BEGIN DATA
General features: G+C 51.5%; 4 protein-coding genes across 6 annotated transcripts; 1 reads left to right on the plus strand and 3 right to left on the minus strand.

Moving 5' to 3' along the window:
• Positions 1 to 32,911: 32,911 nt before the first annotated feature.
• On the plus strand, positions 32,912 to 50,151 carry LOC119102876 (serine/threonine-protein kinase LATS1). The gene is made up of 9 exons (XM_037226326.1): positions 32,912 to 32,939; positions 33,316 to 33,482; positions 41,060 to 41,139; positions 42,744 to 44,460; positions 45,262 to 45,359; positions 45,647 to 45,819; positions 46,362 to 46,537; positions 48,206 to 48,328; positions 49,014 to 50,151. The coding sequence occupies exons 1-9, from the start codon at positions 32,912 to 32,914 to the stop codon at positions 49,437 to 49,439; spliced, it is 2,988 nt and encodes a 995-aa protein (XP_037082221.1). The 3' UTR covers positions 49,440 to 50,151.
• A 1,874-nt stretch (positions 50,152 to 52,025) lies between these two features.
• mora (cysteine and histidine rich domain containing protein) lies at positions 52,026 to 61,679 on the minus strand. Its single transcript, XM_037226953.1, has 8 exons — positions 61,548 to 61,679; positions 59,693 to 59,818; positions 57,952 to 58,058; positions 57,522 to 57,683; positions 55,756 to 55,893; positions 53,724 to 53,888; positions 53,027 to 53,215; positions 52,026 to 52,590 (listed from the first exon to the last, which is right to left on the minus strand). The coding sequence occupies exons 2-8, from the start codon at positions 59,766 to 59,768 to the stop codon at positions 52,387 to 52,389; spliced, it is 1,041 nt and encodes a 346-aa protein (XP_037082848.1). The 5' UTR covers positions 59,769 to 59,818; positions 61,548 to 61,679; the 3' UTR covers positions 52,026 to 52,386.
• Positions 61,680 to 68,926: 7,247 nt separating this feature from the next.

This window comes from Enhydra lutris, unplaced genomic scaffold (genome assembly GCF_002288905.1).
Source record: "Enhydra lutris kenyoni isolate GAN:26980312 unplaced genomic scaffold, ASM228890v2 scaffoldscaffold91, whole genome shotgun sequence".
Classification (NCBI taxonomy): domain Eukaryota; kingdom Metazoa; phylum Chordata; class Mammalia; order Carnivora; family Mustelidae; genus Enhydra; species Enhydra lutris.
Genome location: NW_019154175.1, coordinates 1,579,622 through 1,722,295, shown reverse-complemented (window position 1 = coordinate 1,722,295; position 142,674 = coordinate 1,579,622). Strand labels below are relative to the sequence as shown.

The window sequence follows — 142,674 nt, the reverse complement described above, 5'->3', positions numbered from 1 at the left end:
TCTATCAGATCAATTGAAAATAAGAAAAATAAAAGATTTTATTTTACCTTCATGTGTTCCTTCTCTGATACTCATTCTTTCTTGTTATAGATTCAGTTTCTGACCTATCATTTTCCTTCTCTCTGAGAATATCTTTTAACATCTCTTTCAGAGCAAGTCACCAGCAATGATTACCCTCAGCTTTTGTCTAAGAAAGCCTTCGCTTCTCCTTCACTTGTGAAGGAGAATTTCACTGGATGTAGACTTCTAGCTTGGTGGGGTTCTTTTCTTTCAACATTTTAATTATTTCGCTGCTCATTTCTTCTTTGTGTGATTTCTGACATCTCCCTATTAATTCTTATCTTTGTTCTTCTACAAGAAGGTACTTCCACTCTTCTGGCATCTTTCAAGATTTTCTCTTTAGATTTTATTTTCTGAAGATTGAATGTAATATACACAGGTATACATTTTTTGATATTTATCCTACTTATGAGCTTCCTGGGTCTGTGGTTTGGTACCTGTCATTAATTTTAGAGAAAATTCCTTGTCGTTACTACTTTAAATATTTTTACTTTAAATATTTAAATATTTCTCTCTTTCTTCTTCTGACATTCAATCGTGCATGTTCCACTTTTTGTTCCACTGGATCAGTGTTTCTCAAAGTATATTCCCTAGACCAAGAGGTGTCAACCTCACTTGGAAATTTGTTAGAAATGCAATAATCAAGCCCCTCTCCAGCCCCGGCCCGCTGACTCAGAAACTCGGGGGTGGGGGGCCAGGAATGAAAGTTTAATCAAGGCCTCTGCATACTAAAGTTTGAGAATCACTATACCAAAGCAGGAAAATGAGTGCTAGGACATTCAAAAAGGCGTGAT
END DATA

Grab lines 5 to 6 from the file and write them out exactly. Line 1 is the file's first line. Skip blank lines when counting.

• A 1,874-nt stretch (positions 50,152 to 52,025) lies between these two features.
• mora (cysteine and histidine rich domain containing protein) lies at positions 52,026 to 61,679 on the minus strand. Its single transcript, XM_037226953.1, has 8 exons — positions 61,548 to 61,679; positions 59,693 to 59,818; positions 57,952 to 58,058; positions 57,522 to 57,683; positions 55,756 to 55,893; positions 53,724 to 53,888; positions 53,027 to 53,215; positions 52,026 to 52,590 (listed from the first exon to the last, which is right to left on the minus strand). The coding sequence occupies exons 2-8, from the start codon at positions 59,766 to 59,768 to the stop codon at positions 52,387 to 52,389; spliced, it is 1,041 nt and encodes a 346-aa protein (XP_037082848.1). The 5' UTR covers positions 59,769 to 59,818; positions 61,548 to 61,679; the 3' UTR covers positions 52,026 to 52,386.